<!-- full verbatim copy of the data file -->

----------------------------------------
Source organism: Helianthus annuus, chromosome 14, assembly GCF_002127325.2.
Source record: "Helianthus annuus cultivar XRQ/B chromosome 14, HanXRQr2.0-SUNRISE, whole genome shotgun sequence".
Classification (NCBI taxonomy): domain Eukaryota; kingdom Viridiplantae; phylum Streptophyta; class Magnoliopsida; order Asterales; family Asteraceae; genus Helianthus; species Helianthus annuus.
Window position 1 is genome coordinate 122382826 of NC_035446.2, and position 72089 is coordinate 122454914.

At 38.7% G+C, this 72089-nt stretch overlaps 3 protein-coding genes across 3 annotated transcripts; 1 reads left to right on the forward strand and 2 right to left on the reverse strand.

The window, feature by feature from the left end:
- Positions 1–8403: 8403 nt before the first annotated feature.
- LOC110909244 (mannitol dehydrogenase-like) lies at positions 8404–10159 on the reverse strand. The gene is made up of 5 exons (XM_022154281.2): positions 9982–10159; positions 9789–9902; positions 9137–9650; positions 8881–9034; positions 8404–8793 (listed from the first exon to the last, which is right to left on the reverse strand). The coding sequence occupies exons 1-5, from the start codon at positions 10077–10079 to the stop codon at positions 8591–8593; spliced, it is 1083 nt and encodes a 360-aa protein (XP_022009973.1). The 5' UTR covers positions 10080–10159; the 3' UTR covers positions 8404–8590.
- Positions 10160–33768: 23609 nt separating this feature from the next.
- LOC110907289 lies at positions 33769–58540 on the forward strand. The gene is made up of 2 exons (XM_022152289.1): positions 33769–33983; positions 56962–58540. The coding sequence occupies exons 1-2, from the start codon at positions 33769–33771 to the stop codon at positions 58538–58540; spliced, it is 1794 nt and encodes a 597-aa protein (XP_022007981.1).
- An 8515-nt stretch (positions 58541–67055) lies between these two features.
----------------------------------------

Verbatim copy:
Source organism: Helianthus annuus, chromosome 14, assembly GCF_002127325.2.
Source record: "Helianthus annuus cultivar XRQ/B chromosome 14, HanXRQr2.0-SUNRISE, whole genome shotgun sequence".
Classification (NCBI taxonomy): domain Eukaryota; kingdom Viridiplantae; phylum Streptophyta; class Magnoliopsida; order Asterales; family Asteraceae; genus Helianthus; species Helianthus annuus.
Window position 1 is genome coordinate 122382826 of NC_035446.2, and position 72089 is coordinate 122454914.

At 38.7% G+C, this 72089-nt stretch overlaps 3 protein-coding genes across 3 annotated transcripts; 1 reads left to right on the forward strand and 2 right to left on the reverse strand.

The window, feature by feature from the left end:
- Positions 1–8403: 8403 nt before the first annotated feature.
- LOC110909244 (mannitol dehydrogenase-like) lies at positions 8404–10159 on the reverse strand. The gene is made up of 5 exons (XM_022154281.2): positions 9982–10159; positions 9789–9902; positions 9137–9650; positions 8881–9034; positions 8404–8793 (listed from the first exon to the last, which is right to left on the reverse strand). The coding sequence occupies exons 1-5, from the start codon at positions 10077–10079 to the stop codon at positions 8591–8593; spliced, it is 1083 nt and encodes a 360-aa protein (XP_022009973.1). The 5' UTR covers positions 10080–10159; the 3' UTR covers positions 8404–8590.
- Positions 10160–33768: 23609 nt separating this feature from the next.
- LOC110907289 lies at positions 33769–58540 on the forward strand. The gene is made up of 2 exons (XM_022152289.1): positions 33769–33983; positions 56962–58540. The coding sequence occupies exons 1-2, from the start codon at positions 33769–33771 to the stop codon at positions 58538–58540; spliced, it is 1794 nt and encodes a 597-aa protein (XP_022007981.1).
- An 8515-nt stretch (positions 58541–67055) lies between these two features.